The importance of Greek migrants in world history

Here is a new paper by Andreas Link:

During the Renaissance numerous discoveries and inventions significantly bolstered European development. This paper examines the role played by Greek migrants in this process. While the vast majority of works by ancient Greek scholars such as Galen, Hippocrates, and Euclid were unknown in Western Europe during the middle ages, such knowledge had been preserved in the Byzantine Empire. The revival of ancient Greek knowledge within Western Europe coincided with the conquest of Constantinople by the Ottomans in 1453 and the subsequent surge in Greek migration to Western Europe. Using a newly constructed dataset on Greek migrants in Europe, I show that a Greek presence around the year 1500 is positively associated with city growth in the sixteenth century. This finding is corroborated by a difference-in-differences analysis as well as an instrumental variable approach that exploits distance to Constantinople as a source of exogenous variation in Greek presence in European cities. In terms of mechanisms, I find that a Greek presence is associated with larger numbers of published book editions in astronomy, mathematics, and medicine – fields in which ancient Greek and Byzantine scholars were especially advanced – as well as larger levels of upper-tail human capital. Finally, the results show that destination places for Greek migration became centers of innovation. Together, these results emphasize the importance of Greeks in the dissemination and application of scientific knowledge in early modern Europe and suggest that a Greek presence was one of the major growth drivers during the early modern period.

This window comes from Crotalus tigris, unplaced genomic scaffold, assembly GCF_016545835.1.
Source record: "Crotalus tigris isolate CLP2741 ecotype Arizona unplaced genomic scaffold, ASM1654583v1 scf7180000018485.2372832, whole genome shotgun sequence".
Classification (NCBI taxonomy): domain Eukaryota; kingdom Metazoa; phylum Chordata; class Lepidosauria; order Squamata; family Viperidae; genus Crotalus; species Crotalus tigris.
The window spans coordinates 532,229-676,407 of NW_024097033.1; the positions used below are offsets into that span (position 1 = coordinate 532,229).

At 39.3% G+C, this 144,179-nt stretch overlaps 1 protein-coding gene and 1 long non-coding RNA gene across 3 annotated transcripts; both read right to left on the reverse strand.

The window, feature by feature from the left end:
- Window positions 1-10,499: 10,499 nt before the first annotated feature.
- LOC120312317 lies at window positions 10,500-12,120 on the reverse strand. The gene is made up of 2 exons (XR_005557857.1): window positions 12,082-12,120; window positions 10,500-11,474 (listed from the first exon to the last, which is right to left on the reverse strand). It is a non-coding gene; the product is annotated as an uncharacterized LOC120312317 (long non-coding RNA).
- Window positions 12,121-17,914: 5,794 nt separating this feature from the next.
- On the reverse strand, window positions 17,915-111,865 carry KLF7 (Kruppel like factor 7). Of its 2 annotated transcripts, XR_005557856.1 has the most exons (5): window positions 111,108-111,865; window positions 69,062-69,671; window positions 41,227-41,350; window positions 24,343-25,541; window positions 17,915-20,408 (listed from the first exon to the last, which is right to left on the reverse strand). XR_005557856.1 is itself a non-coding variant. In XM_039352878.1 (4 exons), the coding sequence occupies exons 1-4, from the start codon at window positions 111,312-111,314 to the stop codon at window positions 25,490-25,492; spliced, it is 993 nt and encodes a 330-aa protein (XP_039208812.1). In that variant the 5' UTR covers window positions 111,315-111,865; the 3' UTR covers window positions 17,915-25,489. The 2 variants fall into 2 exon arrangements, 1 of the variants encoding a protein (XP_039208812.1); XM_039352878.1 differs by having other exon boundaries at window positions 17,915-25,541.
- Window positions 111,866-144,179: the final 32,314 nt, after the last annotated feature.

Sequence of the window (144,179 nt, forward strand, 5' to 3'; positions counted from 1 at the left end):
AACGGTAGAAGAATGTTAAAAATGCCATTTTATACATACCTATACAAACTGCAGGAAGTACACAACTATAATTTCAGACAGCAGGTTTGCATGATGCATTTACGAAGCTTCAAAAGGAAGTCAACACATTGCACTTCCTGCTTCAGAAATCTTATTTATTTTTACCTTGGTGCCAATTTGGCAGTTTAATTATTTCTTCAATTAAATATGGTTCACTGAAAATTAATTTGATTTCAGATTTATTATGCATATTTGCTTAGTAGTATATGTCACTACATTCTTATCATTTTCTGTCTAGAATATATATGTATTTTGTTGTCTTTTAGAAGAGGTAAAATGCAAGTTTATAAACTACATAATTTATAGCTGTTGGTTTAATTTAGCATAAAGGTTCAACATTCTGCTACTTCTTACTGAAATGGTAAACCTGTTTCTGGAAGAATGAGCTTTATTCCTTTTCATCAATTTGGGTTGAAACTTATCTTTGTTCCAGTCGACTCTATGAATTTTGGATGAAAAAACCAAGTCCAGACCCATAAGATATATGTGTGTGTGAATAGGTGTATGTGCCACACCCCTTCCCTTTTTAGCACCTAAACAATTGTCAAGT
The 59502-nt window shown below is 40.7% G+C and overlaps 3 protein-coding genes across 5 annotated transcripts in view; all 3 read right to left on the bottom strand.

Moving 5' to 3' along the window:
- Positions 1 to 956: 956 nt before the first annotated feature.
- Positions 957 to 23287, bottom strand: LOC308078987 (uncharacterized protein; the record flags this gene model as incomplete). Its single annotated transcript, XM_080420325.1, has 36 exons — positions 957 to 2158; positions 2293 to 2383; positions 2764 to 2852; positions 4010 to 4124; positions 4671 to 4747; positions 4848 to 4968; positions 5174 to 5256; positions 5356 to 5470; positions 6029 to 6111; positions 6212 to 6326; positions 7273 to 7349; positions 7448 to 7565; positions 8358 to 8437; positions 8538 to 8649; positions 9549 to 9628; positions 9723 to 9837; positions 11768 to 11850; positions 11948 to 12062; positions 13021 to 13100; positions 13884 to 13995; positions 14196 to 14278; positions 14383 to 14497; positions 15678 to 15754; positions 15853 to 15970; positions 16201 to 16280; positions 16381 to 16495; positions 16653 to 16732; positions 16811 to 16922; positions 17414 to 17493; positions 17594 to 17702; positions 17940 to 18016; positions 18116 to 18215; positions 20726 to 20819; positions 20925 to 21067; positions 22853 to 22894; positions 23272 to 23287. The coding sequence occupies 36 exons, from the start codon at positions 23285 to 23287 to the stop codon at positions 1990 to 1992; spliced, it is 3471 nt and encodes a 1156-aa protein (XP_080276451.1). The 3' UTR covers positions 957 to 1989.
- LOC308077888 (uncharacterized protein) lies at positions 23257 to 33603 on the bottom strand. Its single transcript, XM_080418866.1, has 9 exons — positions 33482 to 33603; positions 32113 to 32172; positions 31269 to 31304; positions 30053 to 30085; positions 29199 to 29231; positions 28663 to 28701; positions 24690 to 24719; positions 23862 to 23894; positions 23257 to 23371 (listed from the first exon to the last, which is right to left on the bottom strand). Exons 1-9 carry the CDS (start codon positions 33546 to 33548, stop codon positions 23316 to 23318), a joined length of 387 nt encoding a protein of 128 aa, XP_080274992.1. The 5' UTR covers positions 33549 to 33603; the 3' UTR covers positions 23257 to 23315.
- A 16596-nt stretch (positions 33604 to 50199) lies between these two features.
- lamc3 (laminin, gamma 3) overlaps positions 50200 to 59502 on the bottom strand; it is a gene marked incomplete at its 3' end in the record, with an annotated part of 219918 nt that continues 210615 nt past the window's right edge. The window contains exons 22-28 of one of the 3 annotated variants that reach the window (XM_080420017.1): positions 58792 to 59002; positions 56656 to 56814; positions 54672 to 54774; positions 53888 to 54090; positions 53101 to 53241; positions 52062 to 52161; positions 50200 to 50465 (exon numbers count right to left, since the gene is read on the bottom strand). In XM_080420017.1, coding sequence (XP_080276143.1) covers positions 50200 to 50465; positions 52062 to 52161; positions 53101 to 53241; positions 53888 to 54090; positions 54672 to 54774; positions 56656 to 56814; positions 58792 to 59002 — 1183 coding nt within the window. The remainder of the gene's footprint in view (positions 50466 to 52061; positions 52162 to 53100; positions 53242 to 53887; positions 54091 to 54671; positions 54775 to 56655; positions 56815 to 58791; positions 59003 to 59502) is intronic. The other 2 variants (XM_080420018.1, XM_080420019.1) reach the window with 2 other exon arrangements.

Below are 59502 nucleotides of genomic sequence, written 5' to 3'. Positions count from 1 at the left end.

Via Kris Gulati.

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